Tracking Fig-Parrots With A Wonder Dog
The Coxen’s Fig-parrot is one of Australia’s most endangered parrots. It is an elusive, small green parrot with large patches of blue above its beak and red-orange cheek patches trimmed with maroon-blue. It has a small tail which gives it an almost stumpy appearance. To the untrained eye, it may be mistaken for a lovebird.
There are three sub-species of Fig-parrot in Australia with the Coxen’s being geographically discreet from its north Queensland counterparts. Found in eastern coastal Australia from Gladstone in Queensland south to Port Macquarie in New South Wales, there is very little known about this species. It is believed this little parrot feeds mostly on the seeds of ficus and other native and non-native trees and shrubs and nests in the dead and decaying branches of trees.
Currumbin Wildlife Sanctuary has been an integral member of the Coxen’s Fig-parrot Recovery Team since its inception in 1992. Over the past 20 years, Currumbin keepers have worked with the closely related Macleay’s Fig-parrot (Cyclopsitta diopthalma macleayana) to establish breeding and husbandry protocols that will be used in the event that the Coxen’s Fig-parrot is brought into captivity.
Currumbin Wildlife Sanctuary’s newest employee saving endangered species is an English Springer Spaniel named Penny. Penny is a specially trained canine detection dog used by the Sanctuary to detect the Critically Endangered species such as the Eastern Bristlebird.
This canine superstar has already detected individual birds in 5 minutes that have eluded researchers for almost 15 years.
Detector dogs are becoming increasingly popular with conservation organisations to successfully locate either threatened or pest species of animals and plants. Penny trained at Steve Austin’s Conservation K9’s school which set her up as a threatened species hero. At only two years of age, Penny is already proficient in discerning between various target scents and signalling to her handler that a species is present.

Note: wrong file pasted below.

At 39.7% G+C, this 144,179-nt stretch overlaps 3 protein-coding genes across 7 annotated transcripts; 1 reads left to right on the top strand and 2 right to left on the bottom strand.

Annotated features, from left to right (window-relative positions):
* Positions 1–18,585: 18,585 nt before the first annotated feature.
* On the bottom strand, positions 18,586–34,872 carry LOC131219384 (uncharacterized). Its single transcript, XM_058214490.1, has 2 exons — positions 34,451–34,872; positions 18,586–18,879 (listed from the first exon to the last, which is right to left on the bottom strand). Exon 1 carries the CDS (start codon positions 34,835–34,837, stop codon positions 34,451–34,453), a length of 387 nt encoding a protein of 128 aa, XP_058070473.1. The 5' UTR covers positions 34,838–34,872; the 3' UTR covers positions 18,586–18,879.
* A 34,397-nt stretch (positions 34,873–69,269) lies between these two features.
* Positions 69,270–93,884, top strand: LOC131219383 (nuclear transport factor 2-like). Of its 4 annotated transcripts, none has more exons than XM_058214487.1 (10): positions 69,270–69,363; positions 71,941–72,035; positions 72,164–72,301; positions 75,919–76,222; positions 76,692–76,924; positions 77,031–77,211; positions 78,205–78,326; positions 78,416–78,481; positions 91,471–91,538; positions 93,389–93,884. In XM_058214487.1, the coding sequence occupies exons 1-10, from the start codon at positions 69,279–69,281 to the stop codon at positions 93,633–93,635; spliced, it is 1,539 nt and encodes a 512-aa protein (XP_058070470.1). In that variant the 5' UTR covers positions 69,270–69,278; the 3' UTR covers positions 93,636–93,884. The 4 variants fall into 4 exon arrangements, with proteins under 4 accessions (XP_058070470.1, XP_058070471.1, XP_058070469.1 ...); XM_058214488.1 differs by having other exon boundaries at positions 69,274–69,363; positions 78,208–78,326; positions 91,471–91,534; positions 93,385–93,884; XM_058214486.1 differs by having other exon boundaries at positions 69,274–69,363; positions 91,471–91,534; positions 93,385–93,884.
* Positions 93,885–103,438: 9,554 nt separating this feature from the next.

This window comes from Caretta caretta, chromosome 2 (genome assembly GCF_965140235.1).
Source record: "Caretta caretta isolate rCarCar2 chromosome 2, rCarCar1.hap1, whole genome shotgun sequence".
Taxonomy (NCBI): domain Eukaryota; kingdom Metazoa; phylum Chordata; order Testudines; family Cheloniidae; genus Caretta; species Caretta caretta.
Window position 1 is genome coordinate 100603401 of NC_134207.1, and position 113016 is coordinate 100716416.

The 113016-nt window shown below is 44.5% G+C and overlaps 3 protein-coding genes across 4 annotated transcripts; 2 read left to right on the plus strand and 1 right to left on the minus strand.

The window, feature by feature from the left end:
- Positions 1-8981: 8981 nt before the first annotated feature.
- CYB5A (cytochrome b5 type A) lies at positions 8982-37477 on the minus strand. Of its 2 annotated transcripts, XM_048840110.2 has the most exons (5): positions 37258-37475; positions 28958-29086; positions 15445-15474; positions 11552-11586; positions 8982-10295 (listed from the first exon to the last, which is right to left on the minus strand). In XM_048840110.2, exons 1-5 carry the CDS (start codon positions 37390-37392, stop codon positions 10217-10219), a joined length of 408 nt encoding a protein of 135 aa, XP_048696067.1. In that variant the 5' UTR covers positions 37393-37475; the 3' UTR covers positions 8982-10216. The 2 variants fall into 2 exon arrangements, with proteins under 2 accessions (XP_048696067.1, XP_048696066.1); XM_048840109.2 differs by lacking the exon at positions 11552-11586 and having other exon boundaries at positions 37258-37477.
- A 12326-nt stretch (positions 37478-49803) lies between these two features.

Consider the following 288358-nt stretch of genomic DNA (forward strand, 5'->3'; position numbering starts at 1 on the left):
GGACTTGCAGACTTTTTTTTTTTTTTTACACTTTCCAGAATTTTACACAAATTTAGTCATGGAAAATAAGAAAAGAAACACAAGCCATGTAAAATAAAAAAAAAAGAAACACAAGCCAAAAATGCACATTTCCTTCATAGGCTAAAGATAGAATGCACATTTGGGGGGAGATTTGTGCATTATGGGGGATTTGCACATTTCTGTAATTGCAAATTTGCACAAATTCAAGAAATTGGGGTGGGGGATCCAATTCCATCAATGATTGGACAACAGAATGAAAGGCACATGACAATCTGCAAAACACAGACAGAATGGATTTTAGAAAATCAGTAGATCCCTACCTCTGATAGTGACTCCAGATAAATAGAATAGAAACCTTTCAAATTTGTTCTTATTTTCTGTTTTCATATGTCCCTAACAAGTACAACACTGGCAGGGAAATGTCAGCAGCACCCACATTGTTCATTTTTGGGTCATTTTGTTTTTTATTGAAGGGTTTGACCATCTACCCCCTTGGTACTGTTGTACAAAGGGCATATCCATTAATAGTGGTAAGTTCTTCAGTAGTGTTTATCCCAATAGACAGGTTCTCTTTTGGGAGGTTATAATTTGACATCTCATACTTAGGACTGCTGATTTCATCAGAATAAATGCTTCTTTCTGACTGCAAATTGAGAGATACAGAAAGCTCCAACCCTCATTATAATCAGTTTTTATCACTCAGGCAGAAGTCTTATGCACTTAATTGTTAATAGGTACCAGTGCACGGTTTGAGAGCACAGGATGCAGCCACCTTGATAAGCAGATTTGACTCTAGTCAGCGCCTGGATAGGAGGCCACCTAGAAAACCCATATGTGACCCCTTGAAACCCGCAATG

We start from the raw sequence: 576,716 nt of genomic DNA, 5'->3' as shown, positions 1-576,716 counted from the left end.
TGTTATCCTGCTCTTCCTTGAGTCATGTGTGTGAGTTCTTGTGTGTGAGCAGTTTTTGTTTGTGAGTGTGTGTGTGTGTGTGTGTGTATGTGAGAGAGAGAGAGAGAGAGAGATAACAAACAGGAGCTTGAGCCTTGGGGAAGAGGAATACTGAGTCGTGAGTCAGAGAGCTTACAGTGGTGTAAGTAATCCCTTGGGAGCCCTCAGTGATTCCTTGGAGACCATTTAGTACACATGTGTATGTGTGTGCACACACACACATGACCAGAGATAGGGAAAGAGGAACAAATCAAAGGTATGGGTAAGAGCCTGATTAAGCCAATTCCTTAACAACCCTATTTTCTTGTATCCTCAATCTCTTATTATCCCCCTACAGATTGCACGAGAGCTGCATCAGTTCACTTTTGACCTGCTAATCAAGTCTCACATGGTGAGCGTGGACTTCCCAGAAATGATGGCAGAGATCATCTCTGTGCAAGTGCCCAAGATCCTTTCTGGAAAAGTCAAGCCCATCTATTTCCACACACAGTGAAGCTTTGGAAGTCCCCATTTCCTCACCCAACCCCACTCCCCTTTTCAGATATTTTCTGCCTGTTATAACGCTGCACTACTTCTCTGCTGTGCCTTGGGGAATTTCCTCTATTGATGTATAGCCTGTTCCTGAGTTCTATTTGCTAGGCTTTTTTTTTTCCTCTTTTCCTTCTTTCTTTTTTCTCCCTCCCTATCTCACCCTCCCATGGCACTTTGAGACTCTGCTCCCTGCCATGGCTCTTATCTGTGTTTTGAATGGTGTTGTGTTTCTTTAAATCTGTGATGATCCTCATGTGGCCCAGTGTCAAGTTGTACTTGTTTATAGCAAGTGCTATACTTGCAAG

Penny’s home is with wildlife officer Shannon Harriden who accompanies her to work throughout the week for ongoing training with colleagues Amy Hamilton and Clancy Hall. Schedules are tight with obedience training, mock scent runs, grooming and exercise, but Penny has already proved her worth.
“We are very happy to be involved in this wonderful program working with the NSW department of Environment and Heritage, and the important work that Penny will do over the time that she will be here working with us at Currumbin” said Director of Sales and Marketing at Currumbin Wildlife Sanctuary Greg Daven
“This is one of a number of endangered species programs that Currumbin Wildlife Sanctuary is involved in and we are proud to be doing our part for the protection and conservation of some of our most beautiful native animals, as a not for profit organisation and with our hospital we often see the end effects of what happens to our native animals, however programs like this one put us in front of any conflict with animals and humans allowing us to be proactive in the management of the species.” said Daven.